Perras’ farewell move on last day: sign off on Chelsea Creek

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by Mark Burgess on December 17, 2009

Former Chelsea, Quebec mayor Jean Perras didn’t spend his last day in office twiddling his thumbs, reflecting on his eight years in office or indulging in sentimental farewells with colleagues and staff. Or if he did, he also made the time on Nov. 5, four days after the municipal election, to sign the development agreement for possibly the most controversial projects of his eight-year tenure – Chelsea Creek.

Dec. 16 front page

Dec. 16 front page

“We just wanted it to be signed by Jean because he was the one who negotiated most of it, went through the hoops for the referendum and made most of the decisions,” said Chelsea Director-General Paul St. Louis. “It was just something he wanted to do before he left.”

Council adopted the agreement at its Oct. 1 meeting but it wasn’t signed until more than five weeks later. St. Louis said staff and lawyers from both sides were ironing out the details and doing “some fine tuning” on the document.

He said the timing was circumstantial, a “question of having everybody available for signatures on their part and on our part.”

Developer Mark Shank also attributed the timing to administrative delays, saying the protocol is primarily an administrative document where politicians provide little input.

After nearly seven years of administrative work, Shank said he’s ready to break ground in 2010. He said he plans to build about 40 of the 197 units each year, and to have the first 40 ready in 2011.

“We finally have a project,” he said. “Zoning is one thing but until you have the development agreement you can’t start the project.”

$9 million in water, sewer

The agreement commits Shank to pay for $9 million of on-site infrastructure, including water and sewer treatment. Though unorthodox, he said these were the basic conditions since the project started. He said Chelsea Creek residents will pay for the cost of maintaining the systems, and that it won’t be shared among the whole population.

The agreement makes reference to the option of connecting to a municipal sewer if the Old Chelsea line for which the municipality received funding in August extends east of Hwy 5. St. Louis said there are no grants available for extending the sewer and no decisions will be made until density questions are addressed in the centre-village visioning process.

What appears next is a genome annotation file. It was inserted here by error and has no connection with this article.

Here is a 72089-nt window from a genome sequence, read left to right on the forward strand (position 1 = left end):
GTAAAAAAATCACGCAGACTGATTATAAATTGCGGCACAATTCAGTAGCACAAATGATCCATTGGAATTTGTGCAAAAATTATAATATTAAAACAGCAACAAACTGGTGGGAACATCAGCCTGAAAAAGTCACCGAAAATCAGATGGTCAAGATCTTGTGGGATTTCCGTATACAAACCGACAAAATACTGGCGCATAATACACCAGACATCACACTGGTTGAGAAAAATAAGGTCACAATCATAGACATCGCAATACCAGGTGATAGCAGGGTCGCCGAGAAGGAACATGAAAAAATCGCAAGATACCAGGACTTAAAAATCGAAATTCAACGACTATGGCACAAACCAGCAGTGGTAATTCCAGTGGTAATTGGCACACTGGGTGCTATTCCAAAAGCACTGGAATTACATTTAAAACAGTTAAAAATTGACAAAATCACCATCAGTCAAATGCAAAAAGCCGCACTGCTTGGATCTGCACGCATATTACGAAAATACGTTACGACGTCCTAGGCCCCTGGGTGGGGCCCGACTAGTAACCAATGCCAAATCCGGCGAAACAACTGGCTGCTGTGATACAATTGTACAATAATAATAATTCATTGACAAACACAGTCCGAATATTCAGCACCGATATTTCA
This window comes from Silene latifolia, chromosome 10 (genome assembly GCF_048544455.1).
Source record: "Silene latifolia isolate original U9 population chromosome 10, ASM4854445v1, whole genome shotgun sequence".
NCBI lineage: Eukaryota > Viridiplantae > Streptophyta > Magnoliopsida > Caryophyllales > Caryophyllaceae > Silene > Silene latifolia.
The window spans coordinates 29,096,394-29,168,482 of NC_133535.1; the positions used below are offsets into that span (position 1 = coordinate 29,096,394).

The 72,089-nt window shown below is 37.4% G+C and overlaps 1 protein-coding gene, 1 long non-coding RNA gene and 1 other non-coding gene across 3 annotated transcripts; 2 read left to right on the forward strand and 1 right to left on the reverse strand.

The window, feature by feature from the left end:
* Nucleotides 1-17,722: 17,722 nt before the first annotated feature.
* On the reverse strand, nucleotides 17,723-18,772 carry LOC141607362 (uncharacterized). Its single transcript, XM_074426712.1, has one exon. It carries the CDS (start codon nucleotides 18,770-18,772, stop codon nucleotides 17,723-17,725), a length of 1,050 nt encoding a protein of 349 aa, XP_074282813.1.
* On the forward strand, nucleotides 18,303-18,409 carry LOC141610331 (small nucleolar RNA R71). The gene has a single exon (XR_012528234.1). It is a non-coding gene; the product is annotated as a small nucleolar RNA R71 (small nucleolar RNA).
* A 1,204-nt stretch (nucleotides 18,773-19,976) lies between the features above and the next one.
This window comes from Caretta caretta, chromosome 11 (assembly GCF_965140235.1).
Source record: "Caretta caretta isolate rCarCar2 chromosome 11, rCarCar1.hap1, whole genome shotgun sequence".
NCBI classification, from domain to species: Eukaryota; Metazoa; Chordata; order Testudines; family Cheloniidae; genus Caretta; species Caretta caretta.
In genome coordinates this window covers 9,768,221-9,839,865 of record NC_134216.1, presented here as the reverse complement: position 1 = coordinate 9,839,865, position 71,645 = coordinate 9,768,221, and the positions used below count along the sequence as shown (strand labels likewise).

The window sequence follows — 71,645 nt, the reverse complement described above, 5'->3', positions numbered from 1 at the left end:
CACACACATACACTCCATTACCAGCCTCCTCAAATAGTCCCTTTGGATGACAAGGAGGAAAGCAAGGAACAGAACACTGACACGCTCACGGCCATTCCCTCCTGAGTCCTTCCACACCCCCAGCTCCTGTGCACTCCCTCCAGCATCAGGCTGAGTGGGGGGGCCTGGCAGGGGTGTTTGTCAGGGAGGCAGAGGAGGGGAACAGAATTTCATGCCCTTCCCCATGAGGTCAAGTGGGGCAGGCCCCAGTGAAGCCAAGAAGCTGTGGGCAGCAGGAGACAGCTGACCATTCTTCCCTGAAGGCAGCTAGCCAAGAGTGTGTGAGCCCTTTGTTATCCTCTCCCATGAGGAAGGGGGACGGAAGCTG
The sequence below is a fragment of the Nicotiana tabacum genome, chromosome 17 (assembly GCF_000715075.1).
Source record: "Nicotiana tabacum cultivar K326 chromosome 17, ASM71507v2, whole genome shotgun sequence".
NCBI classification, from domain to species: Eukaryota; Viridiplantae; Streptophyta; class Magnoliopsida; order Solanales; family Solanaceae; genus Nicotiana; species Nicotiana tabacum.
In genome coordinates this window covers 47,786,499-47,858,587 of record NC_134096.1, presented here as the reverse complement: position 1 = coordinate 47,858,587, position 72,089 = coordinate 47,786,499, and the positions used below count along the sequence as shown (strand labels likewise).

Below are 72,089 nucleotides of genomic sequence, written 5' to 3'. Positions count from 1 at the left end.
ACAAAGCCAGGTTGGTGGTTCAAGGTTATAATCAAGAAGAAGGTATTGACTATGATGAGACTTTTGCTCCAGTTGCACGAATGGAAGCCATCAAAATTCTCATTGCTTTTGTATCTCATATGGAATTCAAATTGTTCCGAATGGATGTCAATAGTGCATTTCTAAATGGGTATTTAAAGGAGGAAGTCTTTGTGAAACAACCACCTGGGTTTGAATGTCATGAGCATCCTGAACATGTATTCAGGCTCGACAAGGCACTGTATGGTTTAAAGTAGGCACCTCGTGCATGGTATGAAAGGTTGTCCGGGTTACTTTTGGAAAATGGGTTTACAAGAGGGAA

St. Louis said the municipality is not legally bound to provide the sewer as the agreement gives Shank the option of treating wastewater on site. When asked whether the development of a sewer would lessen his $9 million infrastructure commitment, Shank said it would be “pretty much a swap”, with the cost to connect to a municipal sewer being almost equal to treating wastewater on site.

Shank said he would be deciding early in the new year whether he would be going the communal well or surface water route.

Impact on wells

The hydrological study performed by Chelsea Creek’s engineers, Dessau, which is contained in the agreement, warns of a possible negative impact on neighbouring wells. St. Louis said this is inevitable.

“It’s impossible to drill a communal well and not affect neighbouring wells,” he said. “It’s like a funnel.”

Chelsea’s PAE zoning bylaw, however, states that developments must not reduce groundwater levels: “… demonstrate that the project will not cause a reduction in groundwater levels for either the site in question or for adjacent properties.”

St. Louis said the Ministry of Environment has ordered the developer to monitor neighbouring wells for 10 years. He said the developer would bear the cost of solving any problems related to water quality or quantity.

Shank has 120 days from the signing date to provide the Ministry of Environment’s authorization on the project’s water supply. St. Louis said the project is a “go or no go based on having the permit.”